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  • Colton's Map of the United States, Mexico, The West Indies &c.

Colton's Map of the United States, Mexico, The West Indies &c.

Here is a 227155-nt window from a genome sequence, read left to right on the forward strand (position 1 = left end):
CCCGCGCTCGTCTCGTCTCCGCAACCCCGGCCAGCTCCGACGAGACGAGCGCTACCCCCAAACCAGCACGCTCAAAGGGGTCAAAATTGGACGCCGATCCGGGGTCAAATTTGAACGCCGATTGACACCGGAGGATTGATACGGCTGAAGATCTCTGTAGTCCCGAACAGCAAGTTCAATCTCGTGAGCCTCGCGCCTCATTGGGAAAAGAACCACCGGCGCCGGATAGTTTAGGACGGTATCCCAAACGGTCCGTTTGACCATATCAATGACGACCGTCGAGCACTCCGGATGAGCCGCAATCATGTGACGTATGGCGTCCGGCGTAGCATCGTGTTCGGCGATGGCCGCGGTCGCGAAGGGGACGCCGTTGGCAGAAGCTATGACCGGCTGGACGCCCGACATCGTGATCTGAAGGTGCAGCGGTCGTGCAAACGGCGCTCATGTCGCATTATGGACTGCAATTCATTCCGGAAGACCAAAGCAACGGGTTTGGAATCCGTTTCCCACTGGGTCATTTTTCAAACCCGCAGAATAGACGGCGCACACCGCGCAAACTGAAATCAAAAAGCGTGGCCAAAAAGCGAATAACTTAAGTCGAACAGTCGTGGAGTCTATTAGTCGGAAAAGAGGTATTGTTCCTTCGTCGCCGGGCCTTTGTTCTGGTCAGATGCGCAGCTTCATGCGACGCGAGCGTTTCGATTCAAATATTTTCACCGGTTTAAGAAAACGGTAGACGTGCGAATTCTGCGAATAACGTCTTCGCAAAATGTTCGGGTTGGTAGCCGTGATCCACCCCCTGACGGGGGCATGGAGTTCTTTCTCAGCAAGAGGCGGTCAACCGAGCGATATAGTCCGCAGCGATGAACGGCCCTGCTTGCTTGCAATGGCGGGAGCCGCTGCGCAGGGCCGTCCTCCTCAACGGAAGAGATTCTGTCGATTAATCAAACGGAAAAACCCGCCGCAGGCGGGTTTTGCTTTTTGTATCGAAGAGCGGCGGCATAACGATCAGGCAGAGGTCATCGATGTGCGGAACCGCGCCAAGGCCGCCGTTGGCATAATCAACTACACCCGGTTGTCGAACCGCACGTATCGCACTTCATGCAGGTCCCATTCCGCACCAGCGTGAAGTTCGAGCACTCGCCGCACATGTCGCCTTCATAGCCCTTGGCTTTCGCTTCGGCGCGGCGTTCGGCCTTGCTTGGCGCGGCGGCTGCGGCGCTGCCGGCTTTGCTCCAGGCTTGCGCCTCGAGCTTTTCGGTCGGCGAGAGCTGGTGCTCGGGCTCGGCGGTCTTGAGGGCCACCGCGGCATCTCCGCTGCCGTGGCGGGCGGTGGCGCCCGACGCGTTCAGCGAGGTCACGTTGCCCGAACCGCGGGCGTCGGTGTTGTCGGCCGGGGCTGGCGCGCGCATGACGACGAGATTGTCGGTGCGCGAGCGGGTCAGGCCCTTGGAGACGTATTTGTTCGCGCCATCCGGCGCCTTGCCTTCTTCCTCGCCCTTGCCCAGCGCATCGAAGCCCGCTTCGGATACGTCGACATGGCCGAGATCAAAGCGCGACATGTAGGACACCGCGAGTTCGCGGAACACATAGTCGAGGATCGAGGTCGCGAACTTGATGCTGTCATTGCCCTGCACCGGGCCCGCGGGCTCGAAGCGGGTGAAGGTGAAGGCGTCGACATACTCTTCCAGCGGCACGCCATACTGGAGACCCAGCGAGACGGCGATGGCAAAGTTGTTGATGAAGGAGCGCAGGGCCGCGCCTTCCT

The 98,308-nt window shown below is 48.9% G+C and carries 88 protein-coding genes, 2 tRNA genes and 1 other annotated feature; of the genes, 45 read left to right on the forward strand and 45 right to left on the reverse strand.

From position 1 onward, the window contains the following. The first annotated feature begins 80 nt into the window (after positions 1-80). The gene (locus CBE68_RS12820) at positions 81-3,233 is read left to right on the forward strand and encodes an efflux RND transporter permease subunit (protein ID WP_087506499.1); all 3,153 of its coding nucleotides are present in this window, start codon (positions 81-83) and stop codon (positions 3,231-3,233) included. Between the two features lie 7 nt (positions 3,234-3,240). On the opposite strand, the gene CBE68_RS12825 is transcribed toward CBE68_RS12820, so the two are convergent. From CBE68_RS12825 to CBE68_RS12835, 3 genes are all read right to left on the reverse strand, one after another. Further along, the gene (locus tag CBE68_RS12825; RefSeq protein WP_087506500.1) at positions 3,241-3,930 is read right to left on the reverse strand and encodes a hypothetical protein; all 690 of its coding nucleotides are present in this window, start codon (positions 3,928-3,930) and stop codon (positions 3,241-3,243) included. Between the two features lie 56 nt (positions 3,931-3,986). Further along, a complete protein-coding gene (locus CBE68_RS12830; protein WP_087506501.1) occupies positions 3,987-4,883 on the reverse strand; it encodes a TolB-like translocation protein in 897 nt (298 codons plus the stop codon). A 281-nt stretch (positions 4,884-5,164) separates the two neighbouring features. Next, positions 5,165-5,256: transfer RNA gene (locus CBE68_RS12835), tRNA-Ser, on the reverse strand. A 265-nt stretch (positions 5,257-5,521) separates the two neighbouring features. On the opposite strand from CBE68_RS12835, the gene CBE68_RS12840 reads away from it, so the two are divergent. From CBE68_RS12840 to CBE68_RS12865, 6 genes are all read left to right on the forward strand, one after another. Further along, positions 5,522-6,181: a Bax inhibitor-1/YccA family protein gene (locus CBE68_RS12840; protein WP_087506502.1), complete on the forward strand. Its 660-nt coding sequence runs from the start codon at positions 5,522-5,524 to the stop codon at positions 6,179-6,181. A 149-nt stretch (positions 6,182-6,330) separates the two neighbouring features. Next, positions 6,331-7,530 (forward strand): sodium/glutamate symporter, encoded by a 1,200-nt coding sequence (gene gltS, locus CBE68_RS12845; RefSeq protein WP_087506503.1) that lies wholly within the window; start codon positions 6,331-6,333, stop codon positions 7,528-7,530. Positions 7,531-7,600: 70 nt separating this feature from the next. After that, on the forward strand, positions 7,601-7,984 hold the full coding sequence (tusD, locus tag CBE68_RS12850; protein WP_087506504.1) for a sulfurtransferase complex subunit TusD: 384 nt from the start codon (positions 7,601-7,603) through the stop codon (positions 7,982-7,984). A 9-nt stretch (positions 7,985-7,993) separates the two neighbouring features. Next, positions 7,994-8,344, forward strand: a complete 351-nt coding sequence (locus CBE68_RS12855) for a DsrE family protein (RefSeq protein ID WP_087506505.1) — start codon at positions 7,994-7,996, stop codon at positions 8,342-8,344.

• ARTIST: J. H. Colton

  • PUBLISHER: Published by J .H. Colton, New York.

  • MEDIUM: Stone engraving,

    DATE: 1861.

  • EDITION SIZE: Segmented case map. Overall 34 7/8 x 40 7/8" (88.4 x 103/9 cm)